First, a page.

• The pilot was locked out, the entry code overridden from the inside
    This is basically what the rules demand since 9/11. However, while a door to the cockpit makes access for terrorists harder, the overriding option of the entry code is over the top. The idea was, if someone on the outside needs to get in and terrorists get him, they can torture the code out of him. So the pilot in the cockpit can also lock out any crew member in possession of the code. But this enables of course the pilot in the cockpit to do whatever he plans to do and there is no way to stop him.

  • The copilot, Andreas Lubitz, was alone in the cockpit.
    Now, this happens when the pilot has to go to the bathroom. Fine. Many airlines have rules if one of the pilots leaves the cockpit, a flight-attendant has to sit in there with his colleague till he is back. So nobody is ever alone in there. Of course, there is a possibility a suicidal pilot could overwhelm a smaller female flight-attendant by pure physical power, but while he does that, he wouldn't be able to reprogram the flight computers, set the autopilot on descent or override the door code.

  • According to media reports, Lubitz pressed a button that sent the plane in descent
    Now, there is actually no single button to do that. Not in an Airbus, not in a Boeing. What he had to do was to reset the altitude on the autopilot and then sent the plane to a controlled descent to that new altitude. Since the second recorder, the data recorder, is not found yet, we don't know which buttons and knobs he used. All we know is, he didn't answer and, this is the weird part, he had done an oxygen mask ... now, some airlines demand that the remaining pilot wears an oxygen mask if the other pilot leaves the cockpit and the plane is above 18,000 feet altitude. So Lubitz may has donned the mask already at 38,000 ft when the descent started. But despite all gaps, we know, he didn't switch off the autopilot and flew the plane manually in the ground. Why not?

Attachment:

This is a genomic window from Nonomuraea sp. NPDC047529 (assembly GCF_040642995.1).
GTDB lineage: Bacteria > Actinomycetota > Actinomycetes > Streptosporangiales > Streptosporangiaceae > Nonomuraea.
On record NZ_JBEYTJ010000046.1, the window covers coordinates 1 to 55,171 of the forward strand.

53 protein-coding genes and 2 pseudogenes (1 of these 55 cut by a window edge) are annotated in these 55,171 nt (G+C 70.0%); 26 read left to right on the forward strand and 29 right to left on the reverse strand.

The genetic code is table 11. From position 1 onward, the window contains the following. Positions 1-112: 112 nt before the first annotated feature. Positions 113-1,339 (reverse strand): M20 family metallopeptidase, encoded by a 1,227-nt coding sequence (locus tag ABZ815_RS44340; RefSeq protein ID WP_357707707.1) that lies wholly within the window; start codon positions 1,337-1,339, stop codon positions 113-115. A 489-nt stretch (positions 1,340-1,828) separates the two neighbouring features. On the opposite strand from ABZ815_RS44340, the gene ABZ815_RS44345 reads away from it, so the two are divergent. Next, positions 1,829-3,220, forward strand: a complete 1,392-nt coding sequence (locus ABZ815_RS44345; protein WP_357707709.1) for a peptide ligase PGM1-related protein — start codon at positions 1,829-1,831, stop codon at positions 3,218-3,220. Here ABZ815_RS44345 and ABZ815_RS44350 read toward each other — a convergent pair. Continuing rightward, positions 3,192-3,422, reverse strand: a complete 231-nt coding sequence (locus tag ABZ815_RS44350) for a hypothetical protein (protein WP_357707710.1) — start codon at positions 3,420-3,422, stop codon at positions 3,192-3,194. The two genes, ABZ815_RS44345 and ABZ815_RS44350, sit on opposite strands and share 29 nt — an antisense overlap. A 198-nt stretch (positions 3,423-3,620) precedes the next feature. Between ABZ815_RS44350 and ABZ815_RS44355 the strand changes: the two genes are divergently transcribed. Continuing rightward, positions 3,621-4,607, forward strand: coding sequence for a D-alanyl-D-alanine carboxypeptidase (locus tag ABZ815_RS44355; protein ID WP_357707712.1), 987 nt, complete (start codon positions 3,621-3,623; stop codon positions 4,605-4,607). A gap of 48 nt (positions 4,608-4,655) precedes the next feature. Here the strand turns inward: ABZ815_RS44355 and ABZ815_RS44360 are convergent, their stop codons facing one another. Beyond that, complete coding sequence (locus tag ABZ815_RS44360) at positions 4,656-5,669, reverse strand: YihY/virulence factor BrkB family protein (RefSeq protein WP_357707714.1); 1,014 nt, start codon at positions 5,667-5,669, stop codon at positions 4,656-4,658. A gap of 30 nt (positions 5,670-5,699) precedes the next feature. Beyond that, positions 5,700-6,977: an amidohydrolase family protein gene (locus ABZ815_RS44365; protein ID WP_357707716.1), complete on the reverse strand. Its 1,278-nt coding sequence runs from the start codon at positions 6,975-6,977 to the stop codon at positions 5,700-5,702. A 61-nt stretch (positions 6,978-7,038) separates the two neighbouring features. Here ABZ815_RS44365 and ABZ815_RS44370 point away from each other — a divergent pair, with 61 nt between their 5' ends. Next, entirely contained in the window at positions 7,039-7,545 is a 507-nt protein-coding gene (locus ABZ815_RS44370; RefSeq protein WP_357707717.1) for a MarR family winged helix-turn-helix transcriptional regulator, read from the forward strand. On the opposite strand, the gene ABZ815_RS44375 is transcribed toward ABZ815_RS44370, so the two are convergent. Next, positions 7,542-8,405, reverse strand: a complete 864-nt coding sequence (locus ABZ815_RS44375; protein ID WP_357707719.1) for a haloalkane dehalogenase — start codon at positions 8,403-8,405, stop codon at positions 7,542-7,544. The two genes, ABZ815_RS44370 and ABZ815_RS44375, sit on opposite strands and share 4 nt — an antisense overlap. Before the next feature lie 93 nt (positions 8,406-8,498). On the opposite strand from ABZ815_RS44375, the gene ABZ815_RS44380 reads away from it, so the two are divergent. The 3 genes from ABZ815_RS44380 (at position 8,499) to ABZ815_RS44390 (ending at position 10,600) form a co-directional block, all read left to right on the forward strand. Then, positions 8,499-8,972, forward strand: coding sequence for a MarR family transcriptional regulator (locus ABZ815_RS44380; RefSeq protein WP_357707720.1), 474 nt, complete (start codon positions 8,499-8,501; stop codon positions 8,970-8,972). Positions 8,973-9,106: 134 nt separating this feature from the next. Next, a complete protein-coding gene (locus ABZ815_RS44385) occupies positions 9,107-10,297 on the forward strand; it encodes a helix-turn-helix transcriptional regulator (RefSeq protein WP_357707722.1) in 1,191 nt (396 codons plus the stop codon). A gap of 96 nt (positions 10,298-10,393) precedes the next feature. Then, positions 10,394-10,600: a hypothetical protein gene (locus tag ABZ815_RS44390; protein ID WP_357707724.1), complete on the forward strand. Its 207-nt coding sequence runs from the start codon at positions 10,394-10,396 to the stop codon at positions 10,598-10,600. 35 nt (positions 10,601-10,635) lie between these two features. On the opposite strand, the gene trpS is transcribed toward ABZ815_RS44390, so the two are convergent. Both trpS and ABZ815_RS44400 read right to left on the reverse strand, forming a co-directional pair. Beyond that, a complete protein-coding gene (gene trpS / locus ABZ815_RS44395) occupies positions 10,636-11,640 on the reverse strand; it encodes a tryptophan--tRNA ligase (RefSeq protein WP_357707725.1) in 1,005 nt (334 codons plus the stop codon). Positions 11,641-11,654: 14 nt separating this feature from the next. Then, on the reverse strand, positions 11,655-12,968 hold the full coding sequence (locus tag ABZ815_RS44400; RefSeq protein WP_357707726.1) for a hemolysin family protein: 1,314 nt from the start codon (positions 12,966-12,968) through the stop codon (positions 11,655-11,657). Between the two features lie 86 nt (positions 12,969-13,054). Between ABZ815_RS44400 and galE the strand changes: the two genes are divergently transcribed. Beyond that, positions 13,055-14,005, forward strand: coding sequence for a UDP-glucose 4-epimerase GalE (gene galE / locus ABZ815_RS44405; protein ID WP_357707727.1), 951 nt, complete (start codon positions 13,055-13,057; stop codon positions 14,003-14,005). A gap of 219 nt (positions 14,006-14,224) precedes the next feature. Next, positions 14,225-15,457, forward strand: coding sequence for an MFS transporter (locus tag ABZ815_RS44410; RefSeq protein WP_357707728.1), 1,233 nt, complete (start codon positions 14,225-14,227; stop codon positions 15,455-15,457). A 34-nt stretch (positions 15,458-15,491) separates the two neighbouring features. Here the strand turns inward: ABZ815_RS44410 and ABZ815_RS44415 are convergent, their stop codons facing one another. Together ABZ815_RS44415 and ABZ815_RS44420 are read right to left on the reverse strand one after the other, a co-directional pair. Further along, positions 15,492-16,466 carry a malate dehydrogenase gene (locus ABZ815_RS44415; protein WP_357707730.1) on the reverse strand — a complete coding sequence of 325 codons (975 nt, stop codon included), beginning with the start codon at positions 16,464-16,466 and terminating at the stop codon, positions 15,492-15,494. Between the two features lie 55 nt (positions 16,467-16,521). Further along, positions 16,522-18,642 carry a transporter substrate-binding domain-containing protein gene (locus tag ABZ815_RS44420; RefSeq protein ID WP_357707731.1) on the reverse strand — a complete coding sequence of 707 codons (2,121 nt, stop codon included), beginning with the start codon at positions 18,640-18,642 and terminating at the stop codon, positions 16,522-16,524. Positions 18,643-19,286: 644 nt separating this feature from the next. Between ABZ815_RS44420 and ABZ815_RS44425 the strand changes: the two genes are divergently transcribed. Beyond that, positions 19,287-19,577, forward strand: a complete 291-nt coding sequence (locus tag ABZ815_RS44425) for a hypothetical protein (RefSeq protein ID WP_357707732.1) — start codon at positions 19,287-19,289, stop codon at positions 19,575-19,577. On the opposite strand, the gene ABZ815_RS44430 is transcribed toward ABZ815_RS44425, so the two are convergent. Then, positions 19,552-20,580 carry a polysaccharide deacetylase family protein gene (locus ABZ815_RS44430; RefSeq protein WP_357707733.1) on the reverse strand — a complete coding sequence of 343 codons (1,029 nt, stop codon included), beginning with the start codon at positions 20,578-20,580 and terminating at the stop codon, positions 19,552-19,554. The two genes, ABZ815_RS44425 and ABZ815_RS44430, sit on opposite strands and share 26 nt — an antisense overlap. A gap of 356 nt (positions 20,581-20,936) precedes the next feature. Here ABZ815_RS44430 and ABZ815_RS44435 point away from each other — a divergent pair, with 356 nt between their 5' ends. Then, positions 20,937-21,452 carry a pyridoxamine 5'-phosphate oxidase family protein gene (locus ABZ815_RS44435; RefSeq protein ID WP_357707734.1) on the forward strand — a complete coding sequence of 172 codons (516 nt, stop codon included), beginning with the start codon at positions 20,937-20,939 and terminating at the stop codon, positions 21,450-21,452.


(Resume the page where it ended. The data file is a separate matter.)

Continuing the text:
The problem is, the ground proximity warning system gave at least one alert before the impact. Airbus' flight envelope protection system should have reacted unless it was disabled. So this is a much complexer picture here than the media hype tells us. A lot of details are still in the dark.

Bottom line is, the current hype talk prevents us all from looking at other options to prevent incidents like this one in the future and even worse, it maybe sends the whole crash investigation into a bias. Which is not a good thing because this kind of tunnel vision will in the end lead to other crashes with hundreds of victims more.

The cockpit door in an A320

Even worse things become when I read the suggestions in the public discussion. For example to make planes remote controllable from a tower station for example, just like a drone. Now, if the radio network to control a drone is hacked by, lets say terrorists, you can always press a self-destruct button. Can you do that with a plane full of people? The idea to save terrorist organizations the work to build bombs and provide them with a potential backdoor to send planes remote controlled via a hacked network into buildings sounds not so bright to me. The same goes for ideas to take control away from pilots and transfer them to board computers. More Airbuses went down for problems caused by those computers than by pilot suicides and Airbus computers are somewhat infamous for their tendency to flood cockpit crew with many unsorted messages when something is wrong and thus to contribute to plane crahses by work overload. You don't want a confused computer in control of a plane full of people when things are iffy. Remember Air France Flight 446?